Social Security Disability (SSD or SSDI) benefit payments are a big help for most recipients who would have difficulty paying their living expenses without the monthly payments. But the benefit payment is not enough for many people to meet all their financial obligations. The Social Security Administration’s (SSA) regulations allow disabled workers to earn additional income and still continue to collect their full SSDI benefits.
An experienced SSDI lawyer is a valuable partner when you think you are eligible to receive either SSD benefits or SSI payments. The Law Office of Daniel Berger is among the most experienced SSDI benefits attorneys you will find anywhere. Your disability is too important to trust a lawyer who only dabbles in Social Security Disability cases. You deserve to have an expert professional represent you in preparing and advocating for your SSD or SSI claim.
Social Security Disability (SSD) Earning Limits
For eligible workers to qualify for SSD benefit payments, you need to present evidence that you are unable to perform “substantial gainful activity.”
Well, what’s “substantial gainful activity”? The Social Security Administration sets a dollar amount which it recognizes as the threshold above which it considers income to be from a substantial gainful activity. If you earn less than the set amount, your SSD benefits continue as before. But if you earn more than the amount declared by the SSA as the cutoff, then your monthly benefit will be stopped.
In 2021, the SSA earning limit is $1,310 per month for sighted recipients and $2,190 for blind recipients.
Will All Your Earnings Count as Income When Checking If You Exceeded the Limit?
No. The fact that you are disabled entitles you to deduct any disability-related work expenses you incur. For example, someone whose disability prevents them from driving will need to find transportation to and from their workplace. If they spend $300 per month on work-related transportation, then that $300 is deducted from their total earnings when measuring their income against the SSA’s limit of $1,310.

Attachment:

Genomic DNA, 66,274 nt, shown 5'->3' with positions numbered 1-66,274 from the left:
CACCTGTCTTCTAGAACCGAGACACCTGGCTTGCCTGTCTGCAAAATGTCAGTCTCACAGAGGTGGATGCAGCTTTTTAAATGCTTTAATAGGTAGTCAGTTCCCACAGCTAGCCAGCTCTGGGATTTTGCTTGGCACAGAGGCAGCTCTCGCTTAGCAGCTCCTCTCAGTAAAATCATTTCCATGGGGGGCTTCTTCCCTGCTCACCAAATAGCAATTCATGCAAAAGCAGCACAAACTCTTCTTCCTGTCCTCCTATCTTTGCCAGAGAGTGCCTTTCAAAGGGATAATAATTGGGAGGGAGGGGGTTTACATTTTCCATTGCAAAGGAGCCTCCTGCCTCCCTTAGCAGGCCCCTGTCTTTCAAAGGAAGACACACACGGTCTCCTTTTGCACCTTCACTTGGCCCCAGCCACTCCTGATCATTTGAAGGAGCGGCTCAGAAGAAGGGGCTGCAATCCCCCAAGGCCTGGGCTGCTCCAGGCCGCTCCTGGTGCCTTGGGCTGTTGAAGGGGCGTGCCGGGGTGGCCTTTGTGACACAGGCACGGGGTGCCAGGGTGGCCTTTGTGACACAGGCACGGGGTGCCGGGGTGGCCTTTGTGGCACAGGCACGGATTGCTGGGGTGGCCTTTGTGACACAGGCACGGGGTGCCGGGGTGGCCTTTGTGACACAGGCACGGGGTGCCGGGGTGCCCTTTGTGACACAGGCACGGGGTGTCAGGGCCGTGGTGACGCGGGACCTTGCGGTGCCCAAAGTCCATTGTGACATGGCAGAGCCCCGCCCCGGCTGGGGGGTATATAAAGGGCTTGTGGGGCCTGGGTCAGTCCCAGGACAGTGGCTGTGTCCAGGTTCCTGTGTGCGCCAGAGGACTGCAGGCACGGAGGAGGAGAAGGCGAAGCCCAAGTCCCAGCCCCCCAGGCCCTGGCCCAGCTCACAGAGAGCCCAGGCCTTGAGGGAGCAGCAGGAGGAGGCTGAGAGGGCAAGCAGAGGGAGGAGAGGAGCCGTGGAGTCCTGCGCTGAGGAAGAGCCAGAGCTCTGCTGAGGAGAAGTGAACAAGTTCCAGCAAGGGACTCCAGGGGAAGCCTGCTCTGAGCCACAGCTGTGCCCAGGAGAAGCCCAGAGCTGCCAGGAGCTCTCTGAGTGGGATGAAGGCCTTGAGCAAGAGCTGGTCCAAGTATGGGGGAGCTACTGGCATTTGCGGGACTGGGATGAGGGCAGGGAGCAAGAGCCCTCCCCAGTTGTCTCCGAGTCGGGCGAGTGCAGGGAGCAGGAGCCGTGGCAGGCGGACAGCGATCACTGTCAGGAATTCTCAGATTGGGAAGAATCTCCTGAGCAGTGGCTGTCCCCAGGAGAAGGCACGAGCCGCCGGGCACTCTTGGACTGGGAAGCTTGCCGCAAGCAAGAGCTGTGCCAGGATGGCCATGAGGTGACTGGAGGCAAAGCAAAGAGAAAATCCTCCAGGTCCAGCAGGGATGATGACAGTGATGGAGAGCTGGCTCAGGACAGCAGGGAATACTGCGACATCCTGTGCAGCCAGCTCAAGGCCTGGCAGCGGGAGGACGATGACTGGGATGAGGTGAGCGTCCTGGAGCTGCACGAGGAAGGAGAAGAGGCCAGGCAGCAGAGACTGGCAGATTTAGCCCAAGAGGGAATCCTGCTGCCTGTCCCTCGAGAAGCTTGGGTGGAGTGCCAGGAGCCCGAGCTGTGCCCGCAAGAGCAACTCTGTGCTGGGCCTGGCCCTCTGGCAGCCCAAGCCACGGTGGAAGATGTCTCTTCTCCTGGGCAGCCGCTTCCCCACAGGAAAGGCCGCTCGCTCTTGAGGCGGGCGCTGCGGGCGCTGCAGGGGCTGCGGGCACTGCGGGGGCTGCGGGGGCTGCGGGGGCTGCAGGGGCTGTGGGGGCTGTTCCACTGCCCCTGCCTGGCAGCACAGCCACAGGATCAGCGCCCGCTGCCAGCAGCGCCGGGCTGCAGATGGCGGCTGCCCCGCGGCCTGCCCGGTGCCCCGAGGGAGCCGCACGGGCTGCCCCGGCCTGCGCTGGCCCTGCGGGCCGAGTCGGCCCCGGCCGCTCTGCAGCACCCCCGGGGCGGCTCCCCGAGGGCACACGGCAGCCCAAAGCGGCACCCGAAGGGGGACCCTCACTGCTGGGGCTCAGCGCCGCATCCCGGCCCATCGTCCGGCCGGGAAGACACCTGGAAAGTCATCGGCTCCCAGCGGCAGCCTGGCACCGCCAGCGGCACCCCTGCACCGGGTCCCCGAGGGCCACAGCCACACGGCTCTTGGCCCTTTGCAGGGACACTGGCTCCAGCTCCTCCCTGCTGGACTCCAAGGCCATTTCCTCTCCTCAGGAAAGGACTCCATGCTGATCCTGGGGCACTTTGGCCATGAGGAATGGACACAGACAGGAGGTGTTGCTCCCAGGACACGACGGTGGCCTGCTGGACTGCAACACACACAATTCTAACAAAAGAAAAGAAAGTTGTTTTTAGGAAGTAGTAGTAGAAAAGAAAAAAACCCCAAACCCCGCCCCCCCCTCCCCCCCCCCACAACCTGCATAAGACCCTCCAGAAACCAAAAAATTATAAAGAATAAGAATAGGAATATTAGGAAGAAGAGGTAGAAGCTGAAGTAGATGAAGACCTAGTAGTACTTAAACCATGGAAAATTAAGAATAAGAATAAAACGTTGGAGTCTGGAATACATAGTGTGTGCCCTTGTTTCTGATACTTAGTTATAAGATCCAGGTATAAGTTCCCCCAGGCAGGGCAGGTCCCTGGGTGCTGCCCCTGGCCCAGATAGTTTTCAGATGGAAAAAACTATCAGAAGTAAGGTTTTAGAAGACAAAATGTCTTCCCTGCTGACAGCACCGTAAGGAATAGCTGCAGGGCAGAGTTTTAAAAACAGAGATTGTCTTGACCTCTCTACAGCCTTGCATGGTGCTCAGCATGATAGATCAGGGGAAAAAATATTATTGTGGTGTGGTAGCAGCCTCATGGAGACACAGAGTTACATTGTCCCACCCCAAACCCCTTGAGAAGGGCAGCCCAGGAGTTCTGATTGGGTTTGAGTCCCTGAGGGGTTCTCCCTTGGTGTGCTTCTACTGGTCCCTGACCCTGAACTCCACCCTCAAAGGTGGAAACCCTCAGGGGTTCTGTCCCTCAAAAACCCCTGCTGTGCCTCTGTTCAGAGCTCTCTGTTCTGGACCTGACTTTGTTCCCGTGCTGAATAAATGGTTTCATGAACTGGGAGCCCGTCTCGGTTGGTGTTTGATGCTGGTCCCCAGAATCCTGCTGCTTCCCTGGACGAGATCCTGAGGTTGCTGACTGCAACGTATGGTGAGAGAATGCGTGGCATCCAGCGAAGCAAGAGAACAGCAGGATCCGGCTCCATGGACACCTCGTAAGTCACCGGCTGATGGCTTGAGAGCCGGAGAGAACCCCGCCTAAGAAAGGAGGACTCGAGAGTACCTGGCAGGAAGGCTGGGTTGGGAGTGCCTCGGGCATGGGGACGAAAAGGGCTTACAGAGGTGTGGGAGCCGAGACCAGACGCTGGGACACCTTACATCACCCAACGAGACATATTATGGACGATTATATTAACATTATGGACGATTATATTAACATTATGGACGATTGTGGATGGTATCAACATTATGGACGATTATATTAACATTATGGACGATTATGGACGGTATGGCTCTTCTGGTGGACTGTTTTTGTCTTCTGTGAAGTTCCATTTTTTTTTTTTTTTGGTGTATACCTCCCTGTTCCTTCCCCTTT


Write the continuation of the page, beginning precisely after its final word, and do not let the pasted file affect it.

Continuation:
Another example is a worker whose disability requires them to have a personal attendant while the SSD recipient is at work. The expense of employing the attendant will be deducted from the monthly earnings when determining if the worker’s income exceeded the SSD monthly limit.
What Happens If I Earn More Than the Limit?
If you are working while receiving monthly SSD benefits, and your earnings after allowed deductions exceed the SSD earning limit of $1,310 per month, then your SSDI benefit payments will stop because you are no longer “unable to perform the substantial gainful activity” which the Social Security Administration requires for you to qualify for SSD benefits. Remember that the SSA increases the limits each year to adjust for inflation. For 2022, the earnings limit will rise to $1,350 for non-blind recipients and $2,260 for blind SSD recipients.
However, even if you exceed the earnings limit and have your SSD benefit payments suspended, you remain otherwise eligible as a disabled worker. If your monthly income falls below the $1,310 threshold in 2021, you will immediately qualify for reinstatement of your benefits.
Trial Work Period Exemption (Earn More Than the SSD Limit and Keep Your Benefits)
The Social Security Administration established the Trial Work Period program as an incentive to encourage SSDI benefit recipients to attempt to return to work. But the SSD monthly earning limit of only $1,310 could be an obstacle because some workers may decline to try a job that would pay them more than is allowed under the Social Security Administration’s rules. They worry that they might be unable to succeed at the job and they will have lost their benefits.
To eliminate that problem, the SSA created the Trial Work Period (TWP) plan under which any SSD recipient can attempt a return to work and earn over the $1,310 income limit and continue to receive their monthly benefits. The rules provide for an SSD recipient to earn more than the income limit for up to nine months during a five-year period. And the nine months do not have to be consecutive. During one of your Trial Work Period months, you can earn above $1,310 (2021 limit) and still receive your full SSD benefit payment.
How does the SSA count which months are TWP months? Any month in which the SSD recipient earns more than $940 will be considered one of your nine TWP months. In 2022, the earnings amount that will trigger the use of a Trial Work Period month will rise to $970.
Attorney Daniel Berger and NY DISABILITY have 25 years’ experience representing people like you in Social Security Disability cases. Attorney Berger and his team will give you all the answers you need to understand how you can work while receiving SSD or SSI. You should always rely on the help of an experienced SSD lawyer or SSI lawyer before taking any significant action regarding SSD or SSI benefits.